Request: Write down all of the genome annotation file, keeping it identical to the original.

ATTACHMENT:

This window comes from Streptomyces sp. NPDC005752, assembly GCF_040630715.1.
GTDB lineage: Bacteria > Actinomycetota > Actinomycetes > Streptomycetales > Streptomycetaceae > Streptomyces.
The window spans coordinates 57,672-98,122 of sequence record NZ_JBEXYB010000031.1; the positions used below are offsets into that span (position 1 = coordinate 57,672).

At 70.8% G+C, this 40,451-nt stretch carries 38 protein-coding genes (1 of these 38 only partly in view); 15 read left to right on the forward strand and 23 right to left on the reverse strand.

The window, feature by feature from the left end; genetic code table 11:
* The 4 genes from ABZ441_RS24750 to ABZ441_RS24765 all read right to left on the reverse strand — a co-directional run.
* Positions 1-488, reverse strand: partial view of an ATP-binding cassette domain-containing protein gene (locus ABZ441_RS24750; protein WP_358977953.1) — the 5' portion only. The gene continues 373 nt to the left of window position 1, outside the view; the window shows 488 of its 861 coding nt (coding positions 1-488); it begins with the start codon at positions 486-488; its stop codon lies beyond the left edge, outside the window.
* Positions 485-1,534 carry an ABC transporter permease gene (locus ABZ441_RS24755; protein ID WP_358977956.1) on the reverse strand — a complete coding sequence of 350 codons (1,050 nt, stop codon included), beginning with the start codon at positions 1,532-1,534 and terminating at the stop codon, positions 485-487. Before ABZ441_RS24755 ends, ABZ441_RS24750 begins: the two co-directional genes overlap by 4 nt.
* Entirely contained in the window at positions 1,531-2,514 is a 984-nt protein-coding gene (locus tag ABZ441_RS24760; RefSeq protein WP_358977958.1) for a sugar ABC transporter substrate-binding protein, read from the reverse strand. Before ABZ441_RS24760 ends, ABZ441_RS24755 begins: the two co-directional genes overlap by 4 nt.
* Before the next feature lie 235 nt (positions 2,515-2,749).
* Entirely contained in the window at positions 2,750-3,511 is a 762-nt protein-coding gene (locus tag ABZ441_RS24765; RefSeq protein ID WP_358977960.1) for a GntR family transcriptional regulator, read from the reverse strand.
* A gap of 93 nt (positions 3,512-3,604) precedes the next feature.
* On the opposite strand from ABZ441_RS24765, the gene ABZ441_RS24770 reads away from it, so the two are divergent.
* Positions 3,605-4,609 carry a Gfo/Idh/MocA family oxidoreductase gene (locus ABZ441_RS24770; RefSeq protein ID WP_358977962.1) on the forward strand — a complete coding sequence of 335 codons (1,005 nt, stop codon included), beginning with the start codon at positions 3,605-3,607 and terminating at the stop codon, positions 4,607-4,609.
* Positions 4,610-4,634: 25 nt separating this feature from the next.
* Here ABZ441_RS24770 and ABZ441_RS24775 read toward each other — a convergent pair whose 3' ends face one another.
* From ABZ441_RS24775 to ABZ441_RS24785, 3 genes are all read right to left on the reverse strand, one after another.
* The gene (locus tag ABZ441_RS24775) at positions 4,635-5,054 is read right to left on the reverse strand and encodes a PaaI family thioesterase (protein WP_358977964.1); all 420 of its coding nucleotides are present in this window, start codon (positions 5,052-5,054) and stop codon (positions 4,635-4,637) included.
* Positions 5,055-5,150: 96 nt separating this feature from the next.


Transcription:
This window comes from Streptomyces sp. NPDC005752, assembly GCF_040630715.1.
GTDB lineage: Bacteria > Actinomycetota > Actinomycetes > Streptomycetales > Streptomycetaceae > Streptomyces.
The window spans coordinates 57,672-98,122 of sequence record NZ_JBEXYB010000031.1; the positions used below are offsets into that span (position 1 = coordinate 57,672).

At 70.8% G+C, this 40,451-nt stretch carries 38 protein-coding genes (1 of these 38 only partly in view); 15 read left to right on the forward strand and 23 right to left on the reverse strand.

The window, feature by feature from the left end; genetic code table 11:
* The 4 genes from ABZ441_RS24750 to ABZ441_RS24765 all read right to left on the reverse strand — a co-directional run.
* Positions 1-488, reverse strand: partial view of an ATP-binding cassette domain-containing protein gene (locus ABZ441_RS24750; protein WP_358977953.1) — the 5' portion only. The gene continues 373 nt to the left of window position 1, outside the view; the window shows 488 of its 861 coding nt (coding positions 1-488); it begins with the start codon at positions 486-488; its stop codon lies beyond the left edge, outside the window.
* Positions 485-1,534 carry an ABC transporter permease gene (locus ABZ441_RS24755; protein ID WP_358977956.1) on the reverse strand — a complete coding sequence of 350 codons (1,050 nt, stop codon included), beginning with the start codon at positions 1,532-1,534 and terminating at the stop codon, positions 485-487. Before ABZ441_RS24755 ends, ABZ441_RS24750 begins: the two co-directional genes overlap by 4 nt.
* Entirely contained in the window at positions 1,531-2,514 is a 984-nt protein-coding gene (locus tag ABZ441_RS24760; RefSeq protein WP_358977958.1) for a sugar ABC transporter substrate-binding protein, read from the reverse strand. Before ABZ441_RS24760 ends, ABZ441_RS24755 begins: the two co-directional genes overlap by 4 nt.
* Before the next feature lie 235 nt (positions 2,515-2,749).
* Entirely contained in the window at positions 2,750-3,511 is a 762-nt protein-coding gene (locus tag ABZ441_RS24765; RefSeq protein ID WP_358977960.1) for a GntR family transcriptional regulator, read from the reverse strand.
* A gap of 93 nt (positions 3,512-3,604) precedes the next feature.
* On the opposite strand from ABZ441_RS24765, the gene ABZ441_RS24770 reads away from it, so the two are divergent.
* Positions 3,605-4,609 carry a Gfo/Idh/MocA family oxidoreductase gene (locus ABZ441_RS24770; RefSeq protein ID WP_358977962.1) on the forward strand — a complete coding sequence of 335 codons (1,005 nt, stop codon included), beginning with the start codon at positions 3,605-3,607 and terminating at the stop codon, positions 4,607-4,609.
* Positions 4,610-4,634: 25 nt separating this feature from the next.
* Here ABZ441_RS24770 and ABZ441_RS24775 read toward each other — a convergent pair whose 3' ends face one another.
* From ABZ441_RS24775 to ABZ441_RS24785, 3 genes are all read right to left on the reverse strand, one after another.
* The gene (locus tag ABZ441_RS24775) at positions 4,635-5,054 is read right to left on the reverse strand and encodes a PaaI family thioesterase (protein WP_358977964.1); all 420 of its coding nucleotides are present in this window, start codon (positions 5,052-5,054) and stop codon (positions 4,635-4,637) included.
* Positions 5,055-5,150: 96 nt separating this feature from the next.